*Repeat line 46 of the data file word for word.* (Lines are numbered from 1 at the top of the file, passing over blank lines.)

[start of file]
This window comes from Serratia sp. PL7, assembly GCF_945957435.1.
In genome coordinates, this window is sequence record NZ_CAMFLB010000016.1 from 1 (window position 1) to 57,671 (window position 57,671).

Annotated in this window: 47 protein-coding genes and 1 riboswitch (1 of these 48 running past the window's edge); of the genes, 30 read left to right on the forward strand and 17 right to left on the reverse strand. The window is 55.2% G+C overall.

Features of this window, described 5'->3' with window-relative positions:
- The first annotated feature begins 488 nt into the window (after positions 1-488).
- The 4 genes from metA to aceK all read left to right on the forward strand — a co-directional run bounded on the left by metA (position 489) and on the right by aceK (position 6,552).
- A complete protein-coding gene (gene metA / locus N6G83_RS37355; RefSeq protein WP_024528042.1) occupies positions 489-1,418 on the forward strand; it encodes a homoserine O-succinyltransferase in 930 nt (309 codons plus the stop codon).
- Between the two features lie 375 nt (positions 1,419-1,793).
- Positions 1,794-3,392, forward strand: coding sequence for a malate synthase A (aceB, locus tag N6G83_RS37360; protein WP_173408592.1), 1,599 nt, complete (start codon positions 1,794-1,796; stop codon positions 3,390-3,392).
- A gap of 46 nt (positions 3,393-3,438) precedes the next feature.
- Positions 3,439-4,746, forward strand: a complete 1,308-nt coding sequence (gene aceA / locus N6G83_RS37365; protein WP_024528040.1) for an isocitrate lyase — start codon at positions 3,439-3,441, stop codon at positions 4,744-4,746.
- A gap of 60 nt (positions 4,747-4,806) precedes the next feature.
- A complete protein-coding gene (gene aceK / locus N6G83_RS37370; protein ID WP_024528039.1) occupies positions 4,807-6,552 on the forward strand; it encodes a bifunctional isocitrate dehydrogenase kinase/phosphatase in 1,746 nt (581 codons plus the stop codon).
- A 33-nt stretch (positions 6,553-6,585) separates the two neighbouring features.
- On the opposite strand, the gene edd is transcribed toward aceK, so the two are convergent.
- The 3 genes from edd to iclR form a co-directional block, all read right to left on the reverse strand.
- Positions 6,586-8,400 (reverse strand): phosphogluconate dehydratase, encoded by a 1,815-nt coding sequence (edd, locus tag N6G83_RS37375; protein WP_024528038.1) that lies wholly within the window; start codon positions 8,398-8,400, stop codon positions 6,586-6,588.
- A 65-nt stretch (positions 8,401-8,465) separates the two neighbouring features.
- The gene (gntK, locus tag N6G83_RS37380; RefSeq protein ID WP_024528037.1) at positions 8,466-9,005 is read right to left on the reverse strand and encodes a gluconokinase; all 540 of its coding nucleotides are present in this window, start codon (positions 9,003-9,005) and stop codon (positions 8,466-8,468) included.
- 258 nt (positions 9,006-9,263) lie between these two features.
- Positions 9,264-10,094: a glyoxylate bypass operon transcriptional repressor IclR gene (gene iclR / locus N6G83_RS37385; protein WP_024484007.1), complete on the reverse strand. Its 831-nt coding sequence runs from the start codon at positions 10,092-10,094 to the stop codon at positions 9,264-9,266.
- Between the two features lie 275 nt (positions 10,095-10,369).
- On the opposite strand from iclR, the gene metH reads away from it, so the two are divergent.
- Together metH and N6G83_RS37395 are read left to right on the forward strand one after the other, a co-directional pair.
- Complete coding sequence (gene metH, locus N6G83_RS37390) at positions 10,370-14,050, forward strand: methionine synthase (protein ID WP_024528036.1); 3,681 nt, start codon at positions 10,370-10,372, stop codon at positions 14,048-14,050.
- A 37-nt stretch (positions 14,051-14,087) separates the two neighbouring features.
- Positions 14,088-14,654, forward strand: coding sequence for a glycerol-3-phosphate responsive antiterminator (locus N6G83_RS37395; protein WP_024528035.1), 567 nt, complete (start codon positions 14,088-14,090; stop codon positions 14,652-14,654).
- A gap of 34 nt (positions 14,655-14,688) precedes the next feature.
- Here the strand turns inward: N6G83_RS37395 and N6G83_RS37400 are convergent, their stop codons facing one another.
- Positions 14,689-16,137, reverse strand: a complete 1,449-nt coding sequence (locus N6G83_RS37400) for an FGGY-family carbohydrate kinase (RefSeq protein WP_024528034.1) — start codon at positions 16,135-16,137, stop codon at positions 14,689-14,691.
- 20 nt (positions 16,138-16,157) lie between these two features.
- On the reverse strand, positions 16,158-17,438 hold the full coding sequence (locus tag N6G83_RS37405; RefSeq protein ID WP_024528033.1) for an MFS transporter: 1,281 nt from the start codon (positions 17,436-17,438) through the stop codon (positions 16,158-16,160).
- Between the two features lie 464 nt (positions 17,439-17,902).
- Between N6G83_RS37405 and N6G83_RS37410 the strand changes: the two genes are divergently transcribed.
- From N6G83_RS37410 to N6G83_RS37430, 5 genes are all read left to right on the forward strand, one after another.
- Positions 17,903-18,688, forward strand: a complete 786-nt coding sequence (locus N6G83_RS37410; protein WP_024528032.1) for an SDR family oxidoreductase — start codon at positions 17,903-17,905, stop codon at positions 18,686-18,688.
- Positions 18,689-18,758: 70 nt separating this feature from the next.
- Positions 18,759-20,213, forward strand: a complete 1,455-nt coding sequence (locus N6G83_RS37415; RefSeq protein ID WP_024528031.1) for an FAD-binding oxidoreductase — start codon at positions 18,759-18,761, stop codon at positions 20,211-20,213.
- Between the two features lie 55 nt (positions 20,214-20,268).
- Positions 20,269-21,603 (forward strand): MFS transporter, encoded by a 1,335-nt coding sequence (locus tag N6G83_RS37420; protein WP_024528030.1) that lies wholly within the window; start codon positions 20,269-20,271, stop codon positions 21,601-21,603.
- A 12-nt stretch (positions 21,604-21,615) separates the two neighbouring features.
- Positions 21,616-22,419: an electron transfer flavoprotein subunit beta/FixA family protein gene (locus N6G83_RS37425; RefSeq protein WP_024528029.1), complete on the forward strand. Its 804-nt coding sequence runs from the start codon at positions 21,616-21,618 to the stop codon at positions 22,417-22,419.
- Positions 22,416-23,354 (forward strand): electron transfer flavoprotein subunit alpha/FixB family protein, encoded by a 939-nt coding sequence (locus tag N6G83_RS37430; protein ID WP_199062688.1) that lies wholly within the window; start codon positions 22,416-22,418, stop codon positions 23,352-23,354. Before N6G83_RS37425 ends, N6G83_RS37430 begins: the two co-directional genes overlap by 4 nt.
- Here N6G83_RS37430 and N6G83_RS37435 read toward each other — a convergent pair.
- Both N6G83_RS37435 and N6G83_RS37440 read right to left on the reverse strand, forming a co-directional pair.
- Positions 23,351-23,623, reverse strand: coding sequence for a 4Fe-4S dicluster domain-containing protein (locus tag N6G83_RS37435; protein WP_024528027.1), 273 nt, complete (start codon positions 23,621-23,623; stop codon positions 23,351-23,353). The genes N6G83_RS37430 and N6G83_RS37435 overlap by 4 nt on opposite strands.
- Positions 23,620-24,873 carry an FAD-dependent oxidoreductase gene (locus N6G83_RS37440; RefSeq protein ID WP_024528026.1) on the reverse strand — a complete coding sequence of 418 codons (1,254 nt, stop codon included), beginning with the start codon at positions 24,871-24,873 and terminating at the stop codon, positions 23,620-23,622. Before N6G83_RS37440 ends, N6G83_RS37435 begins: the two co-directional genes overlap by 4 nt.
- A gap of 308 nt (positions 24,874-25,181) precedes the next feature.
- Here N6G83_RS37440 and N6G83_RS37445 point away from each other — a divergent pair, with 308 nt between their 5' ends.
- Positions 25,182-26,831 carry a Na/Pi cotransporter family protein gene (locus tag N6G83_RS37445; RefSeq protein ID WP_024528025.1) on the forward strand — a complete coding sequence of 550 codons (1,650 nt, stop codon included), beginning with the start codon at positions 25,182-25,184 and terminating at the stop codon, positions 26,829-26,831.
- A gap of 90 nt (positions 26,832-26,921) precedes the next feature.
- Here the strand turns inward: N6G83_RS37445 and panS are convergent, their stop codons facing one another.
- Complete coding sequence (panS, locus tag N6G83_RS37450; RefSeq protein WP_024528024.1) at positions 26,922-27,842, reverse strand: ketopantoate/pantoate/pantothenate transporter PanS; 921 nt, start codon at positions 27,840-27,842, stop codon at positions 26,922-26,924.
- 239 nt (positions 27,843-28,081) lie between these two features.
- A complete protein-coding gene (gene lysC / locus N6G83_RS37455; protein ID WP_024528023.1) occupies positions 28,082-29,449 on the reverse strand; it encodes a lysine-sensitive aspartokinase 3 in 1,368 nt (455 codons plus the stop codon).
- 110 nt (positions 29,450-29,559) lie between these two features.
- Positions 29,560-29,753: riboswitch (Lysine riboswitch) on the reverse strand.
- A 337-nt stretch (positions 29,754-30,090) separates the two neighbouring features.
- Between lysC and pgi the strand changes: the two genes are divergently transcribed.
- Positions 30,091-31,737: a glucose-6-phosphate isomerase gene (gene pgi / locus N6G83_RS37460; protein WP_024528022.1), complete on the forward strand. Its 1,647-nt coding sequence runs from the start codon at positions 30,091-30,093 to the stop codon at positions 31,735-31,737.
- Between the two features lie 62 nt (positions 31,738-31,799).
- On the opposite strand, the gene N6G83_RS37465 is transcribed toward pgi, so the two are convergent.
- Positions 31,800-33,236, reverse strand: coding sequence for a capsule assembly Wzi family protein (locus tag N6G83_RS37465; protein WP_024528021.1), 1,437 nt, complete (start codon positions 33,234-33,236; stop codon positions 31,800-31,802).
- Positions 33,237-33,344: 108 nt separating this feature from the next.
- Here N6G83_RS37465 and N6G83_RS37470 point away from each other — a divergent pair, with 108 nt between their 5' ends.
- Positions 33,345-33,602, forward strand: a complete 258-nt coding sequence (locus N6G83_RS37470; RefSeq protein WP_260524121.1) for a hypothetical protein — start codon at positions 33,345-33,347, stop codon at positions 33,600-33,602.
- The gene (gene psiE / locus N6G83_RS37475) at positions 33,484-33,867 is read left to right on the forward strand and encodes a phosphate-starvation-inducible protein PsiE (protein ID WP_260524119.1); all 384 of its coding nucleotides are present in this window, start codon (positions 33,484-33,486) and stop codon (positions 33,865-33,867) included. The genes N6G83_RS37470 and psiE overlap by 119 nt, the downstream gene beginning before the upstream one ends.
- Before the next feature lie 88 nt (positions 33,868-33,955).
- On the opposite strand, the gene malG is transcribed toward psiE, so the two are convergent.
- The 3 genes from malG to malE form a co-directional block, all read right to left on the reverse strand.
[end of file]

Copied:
- Positions 23,351-23,623, reverse strand: coding sequence for a 4Fe-4S dicluster domain-containing protein (locus tag N6G83_RS37435; protein WP_024528027.1), 273 nt, complete (start codon positions 23,621-23,623; stop codon positions 23,351-23,353). The genes N6G83_RS37430 and N6G83_RS37435 overlap by 4 nt on opposite strands.